The owners of the existing South Bay big-box mall this week filed plans with the BRA for a 10-acre extension that would feature a hotel, a movie theater, restaurants and shops in the sort of urbanish outdoor ambiance city dwellers now have to drive to Dedham or Foxboro to experience.
In its project notification form, Edens says its South Bay Town Center will replace a concrete plant, the former 88 supermarket, a closed office building and a vacant warehouse with 475 apartments or condos - 61 of them marketed as affordable - a 12-screen cineplex, a 130-room hotel and room enough for the sort of boutiques and restaurants one doesn't associate with the current South Bay mall. It would sit next to the existing South Bay mall.
South Bay Town Center would come with 1,066 parking spaces. But unlike at Legacy Place in Dedham, which consists of stores clustered around a large parking lot, most of the spaces at South Bay Town Center would be "tucked away from view in structures." Sidewalks would connect the mall to Newmarket station on the Fairmount Line and Andrew station on the Red Line.
In its filing, Edens explains its concept:
The Project entails the redevelopment of a series of under-utilized parcels into a vibrant, transit-oriented, mixed-use neighborhood that could catalyze future development in its surrounding context and provide walkable amenities for adjacent residential neighborhoods. ... The Proponent and the Project Team recognize the intimate relationship between successful retail and quality public space, enhanced by texture and scale oriented toward the pedestrian. The Project represents a departure from the existing suburban-style shopping center at the existing South Bay Center, with the implementation of a new, urban street grid, pedestrian orientation, mixed land uses, structured parking, and acute attention to the details of dynamic public space.
The Project Team aspires to introduce an exciting urban context influenced by the rich character and heritage of Dorchester- a destination that is new and vibrant, yet an extension of the fabric surrounding it; a place with authenticity and local essence, where residents and visitors alike comingle in a comfortable and energized atmosphere. The Proponent's efforts to thoughtfully merchandise through the selection and location of retail tenants, artisans, and dining concepts, to program both interior and exterior spaces, to artfully integrate materiality and landscaping, and to conceive events engaging the community, promise to create a lively public environment. The urban streetscape and public space create the heart of the Project, harboring activity, outdoor dining, and human interaction. Sidewalks are lined with transparent storefronts of designs unique to each retailer, thus ensuring visually compelling promenades. The social, cultural, and economic activity engendered by the project can provide an impetus for positive change to abutting, antiquated commercial and industrial properties, helping to provide a bright future for Dorchester and the City of Boston.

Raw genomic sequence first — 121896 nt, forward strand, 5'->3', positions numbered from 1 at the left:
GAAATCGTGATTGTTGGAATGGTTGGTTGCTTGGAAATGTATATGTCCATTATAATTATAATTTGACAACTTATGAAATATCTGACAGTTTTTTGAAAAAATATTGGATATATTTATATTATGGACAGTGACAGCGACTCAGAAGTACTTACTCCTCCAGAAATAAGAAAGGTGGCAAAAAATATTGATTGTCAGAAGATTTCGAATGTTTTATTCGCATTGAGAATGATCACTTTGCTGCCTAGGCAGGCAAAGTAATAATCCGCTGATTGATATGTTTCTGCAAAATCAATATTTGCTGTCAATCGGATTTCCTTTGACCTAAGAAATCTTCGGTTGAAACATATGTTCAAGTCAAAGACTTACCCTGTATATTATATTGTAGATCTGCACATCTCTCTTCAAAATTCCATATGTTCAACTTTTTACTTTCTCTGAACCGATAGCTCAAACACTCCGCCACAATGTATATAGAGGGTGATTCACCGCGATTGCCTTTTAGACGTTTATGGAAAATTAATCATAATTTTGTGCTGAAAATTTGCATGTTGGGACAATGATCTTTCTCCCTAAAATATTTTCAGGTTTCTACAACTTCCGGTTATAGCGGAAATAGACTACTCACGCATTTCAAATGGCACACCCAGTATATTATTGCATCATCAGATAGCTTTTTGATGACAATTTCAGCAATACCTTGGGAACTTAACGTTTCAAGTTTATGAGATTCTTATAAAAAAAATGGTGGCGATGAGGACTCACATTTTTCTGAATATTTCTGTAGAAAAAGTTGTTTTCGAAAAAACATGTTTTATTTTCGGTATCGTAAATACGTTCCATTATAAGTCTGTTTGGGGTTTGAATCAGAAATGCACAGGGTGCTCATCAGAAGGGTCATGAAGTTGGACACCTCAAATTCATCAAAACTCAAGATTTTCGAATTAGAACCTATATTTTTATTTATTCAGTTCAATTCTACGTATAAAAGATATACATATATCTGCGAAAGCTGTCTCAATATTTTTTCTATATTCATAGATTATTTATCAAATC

Complete project notification form (26M PDF).
Ed. note: Nothing against Edens or its architect, ADD, but one thing I've noticed over the past year is that when architectural renderings filed with the BRA have people in them, they tend to be like 99% or 100% white people - even for projects in Roxbury or, in this case, Dorchester. Given that people of color now make up the majority of Boston residents, that just seems kind of odd: